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Uses

  • Common Warts
  • Condyloma Acuminata
  • Flat Warts
  • Plantar Warts
  • Verruca Vulgaris

Warts are raised growths of skin. They can appear anywhere on the body, but are most common on the hands and feet. A person may have one wart or a cluster of warts. There are many types of warts, but all are caused by human papillomavirus (HPV).

Warts may go away on their own, but it can take months. They may also be treated with medicine to dissolve the wart. They can also be removed with cold, heat, or laser therapies. Some people may benefit from therapies to boost the immune system.

Natural Therapies

Likely Effective

These supplements are likely to treat warts:

  • Vitamin D is found in very few foods and added to other foods. It is also available in a supplement. It can be injected into the wart A1-A2
  • Zinc is a nutrient found in cells in the body. Zinc forms, such as nitrate, oxide, or sulfate can be injected into the wart B1-B6

May Be Effective

These therapies may provide benefit:

  • Bee propolis is a compound made by bees. G1
  • Duct tape is a strong cloth-backed waterproof tape. C1-C5
  • Nutraceuticals (supplements) E1, E2
  • Smoke of burnt populus euphratica tree I1

Not Enough Data to Assess

Editorial process and description of evidence categories can be found at EBSCO NAT Editorial Process.

Editorial process and description of evidence categories can be found at EBSCO NAT Editorial Process.

Herbs and Supplements to Be Used With Caution

Talk to your doctor about any supplements or therapy you would like to use. Some can interfere with treatment or make conditions worse.

References

Vitamin D

REFA1 Aktaş H, Ergin C, et al. Intralesional vitamin D injection may be an effective treatment option for warts. J Cutan Med Surg. 2016;20(2):118-122.

REFA2 Raghukumar S, Ravikumar BC, et al. Intralesional vitamin D injection in the treatment of recalcitrant warts: a novel proposition. 2017;21(4):320-324.

Zinc

REFB1 Sharquie KA, Al-Nuaimy AA. Treatment of viral warts by intralesional injection of zinc sulphate. Ann Saudi Med. 2002;22(1-2):26-28.

REFB2 Al-Gurairi FT, Al-Waiz M, et al. Oral zinc sulphate in the treatment of recalcitrant viral warts: randomized placebo-controlled clinical trial. Br J Dermatol. 2002;146(3):423-431.

REFB3 Khattar JA, Musharrafieh UM, et al. Topical zinc oxide vs. salicylic acid-lactic acid combination in the treatment of warts. Int J Dermatol. 2007;46(4):427-430.

REFB4 Cusini M, Micali G, et al. Efficacy and tolerability of nitric-zinc complex in the treatment of external genital warts and "difficult-to-treat" warts: a "proof of concept", prospective, multicentre, open study. G Ital Dermatol Venereol. 2015;150(6):643-648.

REFB5 Mohamed EE, Tawfik KM, et al. The clinical effectiveness of intralesional injection of 2% zinc sulfate solution in the treatment of common warts. Scientifica (Cairo). 2016;2016:1082979.

REFB6 Loo SK, Tang WY. Warts (non-genital). BMJ Clin Evid. 2009 Sep 24;2009. pii: 1710.

Duct Tape

REFC1 de Haen M, Spigt MG, et al. Efficacy of duct tape vs placebo in the treatment of verruca vulgaris (warts) in primary school children. Arch Pediatr Adolesc Med. 2006;160(11):1121-1125.

REFC2 Wenner R, Askari SK, et al. Duct tape for the treatment of common warts in adults: a double-blind randomized controlled trial. Arch Dermatol. 2007;143(3):309-313.

REFC3 Focht DR 3rd, Spicer C, et al. The efficacy of duct tape vs cryotherapy in the treatment of verruca vulgaris (the common wart). Arch Pediatr Adolesc Med. 2002;156(10):971-974.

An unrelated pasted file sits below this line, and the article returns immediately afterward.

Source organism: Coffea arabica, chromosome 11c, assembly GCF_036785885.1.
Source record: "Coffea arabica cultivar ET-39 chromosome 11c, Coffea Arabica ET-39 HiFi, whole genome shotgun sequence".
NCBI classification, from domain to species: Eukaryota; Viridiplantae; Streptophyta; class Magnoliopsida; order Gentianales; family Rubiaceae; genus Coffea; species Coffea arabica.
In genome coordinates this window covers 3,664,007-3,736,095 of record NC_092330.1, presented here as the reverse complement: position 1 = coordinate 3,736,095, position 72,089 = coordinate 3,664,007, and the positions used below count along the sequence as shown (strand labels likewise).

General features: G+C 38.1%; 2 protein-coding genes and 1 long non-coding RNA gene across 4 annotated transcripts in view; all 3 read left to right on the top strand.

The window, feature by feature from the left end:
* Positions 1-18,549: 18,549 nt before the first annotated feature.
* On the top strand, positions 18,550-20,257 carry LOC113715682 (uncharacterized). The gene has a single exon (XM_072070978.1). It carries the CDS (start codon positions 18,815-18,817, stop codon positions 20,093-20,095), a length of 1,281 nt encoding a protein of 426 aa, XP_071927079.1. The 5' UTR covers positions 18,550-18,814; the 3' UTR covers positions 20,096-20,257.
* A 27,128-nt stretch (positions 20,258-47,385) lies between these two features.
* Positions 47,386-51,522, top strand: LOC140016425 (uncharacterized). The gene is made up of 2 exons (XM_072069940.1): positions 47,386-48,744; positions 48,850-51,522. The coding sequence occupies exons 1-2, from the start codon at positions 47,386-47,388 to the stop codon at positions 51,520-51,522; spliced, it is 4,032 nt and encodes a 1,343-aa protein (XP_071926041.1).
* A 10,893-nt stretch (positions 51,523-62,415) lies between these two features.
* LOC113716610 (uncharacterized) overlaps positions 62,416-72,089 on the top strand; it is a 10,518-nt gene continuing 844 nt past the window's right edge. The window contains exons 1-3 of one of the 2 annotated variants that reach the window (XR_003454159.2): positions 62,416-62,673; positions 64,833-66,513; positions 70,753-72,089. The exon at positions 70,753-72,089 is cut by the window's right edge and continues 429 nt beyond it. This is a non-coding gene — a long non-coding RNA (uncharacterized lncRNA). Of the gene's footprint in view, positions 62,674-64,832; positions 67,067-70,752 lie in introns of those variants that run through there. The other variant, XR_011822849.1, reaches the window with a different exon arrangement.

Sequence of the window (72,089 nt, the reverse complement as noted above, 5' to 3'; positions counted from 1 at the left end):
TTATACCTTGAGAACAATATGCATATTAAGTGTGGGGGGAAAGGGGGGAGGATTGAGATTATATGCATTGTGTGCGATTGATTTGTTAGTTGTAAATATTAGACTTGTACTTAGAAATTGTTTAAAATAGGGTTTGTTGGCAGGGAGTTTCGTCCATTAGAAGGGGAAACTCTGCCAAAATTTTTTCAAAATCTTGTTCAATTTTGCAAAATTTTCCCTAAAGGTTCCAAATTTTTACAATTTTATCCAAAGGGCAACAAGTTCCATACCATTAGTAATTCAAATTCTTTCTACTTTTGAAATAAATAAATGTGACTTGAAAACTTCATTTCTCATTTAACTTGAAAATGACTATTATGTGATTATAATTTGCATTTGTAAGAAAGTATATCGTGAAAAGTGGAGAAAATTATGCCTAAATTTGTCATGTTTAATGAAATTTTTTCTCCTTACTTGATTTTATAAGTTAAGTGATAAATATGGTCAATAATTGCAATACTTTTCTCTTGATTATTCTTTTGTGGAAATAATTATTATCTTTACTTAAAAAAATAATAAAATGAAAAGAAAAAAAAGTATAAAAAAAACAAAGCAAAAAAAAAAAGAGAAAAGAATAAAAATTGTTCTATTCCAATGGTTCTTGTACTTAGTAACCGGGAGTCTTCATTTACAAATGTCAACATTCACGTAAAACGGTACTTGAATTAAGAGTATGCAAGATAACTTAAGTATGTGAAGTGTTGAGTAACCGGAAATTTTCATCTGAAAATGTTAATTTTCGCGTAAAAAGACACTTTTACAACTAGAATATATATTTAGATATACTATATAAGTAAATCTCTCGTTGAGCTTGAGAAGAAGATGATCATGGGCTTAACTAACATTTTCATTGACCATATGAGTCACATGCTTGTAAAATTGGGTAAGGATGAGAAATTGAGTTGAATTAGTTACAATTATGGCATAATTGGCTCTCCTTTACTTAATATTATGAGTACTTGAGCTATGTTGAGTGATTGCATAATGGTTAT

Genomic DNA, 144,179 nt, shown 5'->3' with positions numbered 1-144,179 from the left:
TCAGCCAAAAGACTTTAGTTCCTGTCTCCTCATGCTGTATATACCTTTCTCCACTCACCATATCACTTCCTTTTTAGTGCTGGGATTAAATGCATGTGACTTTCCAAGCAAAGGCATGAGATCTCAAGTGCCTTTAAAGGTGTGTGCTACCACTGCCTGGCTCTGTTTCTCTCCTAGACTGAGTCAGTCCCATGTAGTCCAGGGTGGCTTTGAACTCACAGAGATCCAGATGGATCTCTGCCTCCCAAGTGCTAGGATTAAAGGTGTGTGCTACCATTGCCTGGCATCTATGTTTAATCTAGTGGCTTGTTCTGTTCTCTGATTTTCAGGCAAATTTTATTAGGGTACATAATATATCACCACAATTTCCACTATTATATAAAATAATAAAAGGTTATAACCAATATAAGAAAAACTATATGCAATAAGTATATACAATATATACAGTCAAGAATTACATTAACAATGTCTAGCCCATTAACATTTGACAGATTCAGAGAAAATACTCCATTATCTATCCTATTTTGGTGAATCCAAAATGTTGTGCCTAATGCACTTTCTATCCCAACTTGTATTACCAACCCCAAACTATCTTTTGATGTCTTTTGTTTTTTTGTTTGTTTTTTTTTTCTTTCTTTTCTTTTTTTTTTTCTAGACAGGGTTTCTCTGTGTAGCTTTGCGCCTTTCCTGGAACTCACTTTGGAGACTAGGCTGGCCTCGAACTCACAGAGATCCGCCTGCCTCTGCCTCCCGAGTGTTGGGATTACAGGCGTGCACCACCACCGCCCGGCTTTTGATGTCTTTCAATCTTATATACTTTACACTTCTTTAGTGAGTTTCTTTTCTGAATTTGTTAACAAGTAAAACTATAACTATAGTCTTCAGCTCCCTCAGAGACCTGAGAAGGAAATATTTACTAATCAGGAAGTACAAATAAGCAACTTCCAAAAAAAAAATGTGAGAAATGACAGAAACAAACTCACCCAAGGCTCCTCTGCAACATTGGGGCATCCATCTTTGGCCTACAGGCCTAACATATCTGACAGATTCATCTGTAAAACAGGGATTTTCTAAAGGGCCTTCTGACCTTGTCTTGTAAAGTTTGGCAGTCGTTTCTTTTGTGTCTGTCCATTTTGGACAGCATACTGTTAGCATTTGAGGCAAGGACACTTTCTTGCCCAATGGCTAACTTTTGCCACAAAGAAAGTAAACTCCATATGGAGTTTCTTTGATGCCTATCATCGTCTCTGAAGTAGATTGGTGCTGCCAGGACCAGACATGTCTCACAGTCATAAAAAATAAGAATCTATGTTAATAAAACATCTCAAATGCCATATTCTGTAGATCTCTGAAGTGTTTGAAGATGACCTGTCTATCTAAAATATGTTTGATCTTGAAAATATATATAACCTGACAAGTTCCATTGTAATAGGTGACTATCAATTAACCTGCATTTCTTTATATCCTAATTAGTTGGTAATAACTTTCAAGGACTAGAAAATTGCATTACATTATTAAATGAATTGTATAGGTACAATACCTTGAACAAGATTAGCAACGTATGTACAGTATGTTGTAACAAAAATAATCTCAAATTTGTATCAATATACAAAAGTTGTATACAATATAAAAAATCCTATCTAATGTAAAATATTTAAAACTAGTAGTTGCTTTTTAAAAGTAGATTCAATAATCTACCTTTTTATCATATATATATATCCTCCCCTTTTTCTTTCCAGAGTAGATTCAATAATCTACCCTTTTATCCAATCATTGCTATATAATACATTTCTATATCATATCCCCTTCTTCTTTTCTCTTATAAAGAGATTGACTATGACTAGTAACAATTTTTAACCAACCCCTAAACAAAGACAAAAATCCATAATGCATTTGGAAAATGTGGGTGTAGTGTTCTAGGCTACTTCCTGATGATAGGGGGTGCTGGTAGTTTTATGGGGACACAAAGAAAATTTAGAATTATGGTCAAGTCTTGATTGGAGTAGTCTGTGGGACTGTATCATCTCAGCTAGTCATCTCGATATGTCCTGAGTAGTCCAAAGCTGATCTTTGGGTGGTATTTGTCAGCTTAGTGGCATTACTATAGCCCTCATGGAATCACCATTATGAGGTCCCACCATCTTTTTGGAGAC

REFC4 Kwok CS, Gibbs S, et al. Topical treatments for cutaneous warts. Cochrane Database Syst Rev. 2012;(9):CD001781.

REFC5 Loo SK, Tang WY. Warts (non-genital). BMJ Clin Evid. 2009 Sep 24;2009. pii: 1710.

Lipid Garlic Extract

REFD1 Kenawy S, Mohammed GF, et al. Evaluation of TNF-α serum level in patients with recalcitrant multiple common warts, treated by lipid garlic extract. Dermatol Ther. 2014 Sep-Oct;27(5):272-277.

Neutriceutical

REFE1 De Luca C, Kharaeva Z, et al. Coenzyme Q(10), vitamin E, selenium, and methionine in the treatment of chronic recurrent viral mucocutaneous infections. Nutrition. 2012 May;28(5):509-514.

REFE2 Cassano N, Ferrari A, et al. Oral supplementation with a nutraceutical containing Echinacea, methionine and antioxidant/immunostimulating compounds in patients with cutaneous viral warts. G Ital Dermatol Venereol. 2011 Jun;146(3):191-195.

Other Therapies

REFF1 Simonart T, de Maertelaer V. Systemic treatments for cutaneous warts: a systematic review. J Dermatolog Treat. 2012 Feb;23(1):72-77.

Propolis

REFG1 Zedan H, Hofny ER, et al. Propolis as an alternative treatment for cutaneous warts. Int J Dermatol. 2009 Nov;48(11):1246-1249.

Homeopathic Medicine

REFH1 Loo SK, Tang WY. Warts (non-genital). BMJ Clin Evid. 2009 Sep 24;2009. pii: 1710.

REFH2 Kainz JT, Kozel G, et al. Homoeopathic versus placebo therapy of children with warts on the hands: a randomized, double-blind clinical trial. Dermatology. 1996;193(4):318-320.

REFH3 Labrecque M, Audet D, et al. Homeopathic treatment of plantar warts. CMAJ. 1992 May 15;146(10):1749-1753.

Smoke of Burnt Populus Euphratica Tree

REFI1 Rahimi AR, Emad M, et al. Smoke from leaves of Populus euphratica Olivier vs. conventional cryotherapy for the treatment of cutaneous warts: a pilot, randomized, single-blind, prospective study. Int J Dermatol. 2008 Apr;47(4):393-397.

Hypnosis

REFJ1 Spanos NP, Williams V, et al. Effects of hypnotic, placebo, and salicylic acid treatments on wart regression. Psychosom Med. 1990 Jan-Feb;52(1):109-114.

Revision Information

  • Reviewer: EBSCO NAT Review Board Eric Hurwitz, DC
  • Review Date: 12/2019
  • Update Date: 06/30/2020